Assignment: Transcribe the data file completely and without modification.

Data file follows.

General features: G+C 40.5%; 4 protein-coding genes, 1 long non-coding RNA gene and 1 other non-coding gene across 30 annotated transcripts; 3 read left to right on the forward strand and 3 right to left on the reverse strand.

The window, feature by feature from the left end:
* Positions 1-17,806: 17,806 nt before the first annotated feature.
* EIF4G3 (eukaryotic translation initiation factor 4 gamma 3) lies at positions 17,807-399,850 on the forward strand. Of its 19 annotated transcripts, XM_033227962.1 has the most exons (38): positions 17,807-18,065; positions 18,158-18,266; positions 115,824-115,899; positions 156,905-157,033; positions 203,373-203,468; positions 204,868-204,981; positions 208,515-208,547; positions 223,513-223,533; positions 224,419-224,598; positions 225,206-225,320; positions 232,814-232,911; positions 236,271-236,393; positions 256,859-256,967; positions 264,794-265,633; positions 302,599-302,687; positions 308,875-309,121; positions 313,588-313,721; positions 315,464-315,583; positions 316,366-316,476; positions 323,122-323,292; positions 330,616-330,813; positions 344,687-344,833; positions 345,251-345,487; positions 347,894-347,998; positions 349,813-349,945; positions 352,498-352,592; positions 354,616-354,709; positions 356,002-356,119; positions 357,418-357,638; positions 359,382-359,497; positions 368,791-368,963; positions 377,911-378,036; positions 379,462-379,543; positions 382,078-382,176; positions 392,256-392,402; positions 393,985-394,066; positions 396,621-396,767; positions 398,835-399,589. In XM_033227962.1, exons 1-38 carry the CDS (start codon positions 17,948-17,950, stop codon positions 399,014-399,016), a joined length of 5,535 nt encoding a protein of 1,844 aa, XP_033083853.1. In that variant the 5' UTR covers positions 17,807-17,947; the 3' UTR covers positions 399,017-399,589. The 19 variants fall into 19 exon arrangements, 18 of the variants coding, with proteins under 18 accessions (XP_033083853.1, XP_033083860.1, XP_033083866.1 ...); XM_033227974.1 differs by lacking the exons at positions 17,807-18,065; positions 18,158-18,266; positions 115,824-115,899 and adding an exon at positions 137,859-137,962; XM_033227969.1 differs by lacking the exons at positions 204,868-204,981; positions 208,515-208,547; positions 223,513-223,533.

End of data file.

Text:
General features: G+C 40.5%; 4 protein-coding genes, 1 long non-coding RNA gene and 1 other non-coding gene across 30 annotated transcripts; 3 read left to right on the forward strand and 3 right to left on the reverse strand.

The window, feature by feature from the left end:
* Positions 1-17,806: 17,806 nt before the first annotated feature.
* EIF4G3 (eukaryotic translation initiation factor 4 gamma 3) lies at positions 17,807-399,850 on the forward strand. Of its 19 annotated transcripts, XM_033227962.1 has the most exons (38): positions 17,807-18,065; positions 18,158-18,266; positions 115,824-115,899; positions 156,905-157,033; positions 203,373-203,468; positions 204,868-204,981; positions 208,515-208,547; positions 223,513-223,533; positions 224,419-224,598; positions 225,206-225,320; positions 232,814-232,911; positions 236,271-236,393; positions 256,859-256,967; positions 264,794-265,633; positions 302,599-302,687; positions 308,875-309,121; positions 313,588-313,721; positions 315,464-315,583; positions 316,366-316,476; positions 323,122-323,292; positions 330,616-330,813; positions 344,687-344,833; positions 345,251-345,487; positions 347,894-347,998; positions 349,813-349,945; positions 352,498-352,592; positions 354,616-354,709; positions 356,002-356,119; positions 357,418-357,638; positions 359,382-359,497; positions 368,791-368,963; positions 377,911-378,036; positions 379,462-379,543; positions 382,078-382,176; positions 392,256-392,402; positions 393,985-394,066; positions 396,621-396,767; positions 398,835-399,589. In XM_033227962.1, exons 1-38 carry the CDS (start codon positions 17,948-17,950, stop codon positions 399,014-399,016), a joined length of 5,535 nt encoding a protein of 1,844 aa, XP_033083853.1. In that variant the 5' UTR covers positions 17,807-17,947; the 3' UTR covers positions 399,017-399,589. The 19 variants fall into 19 exon arrangements, 18 of the variants coding, with proteins under 18 accessions (XP_033083853.1, XP_033083860.1, XP_033083866.1 ...); XM_033227974.1 differs by lacking the exons at positions 17,807-18,065; positions 18,158-18,266; positions 115,824-115,899 and adding an exon at positions 137,859-137,962; XM_033227969.1 differs by lacking the exons at positions 204,868-204,981; positions 208,515-208,547; positions 223,513-223,533.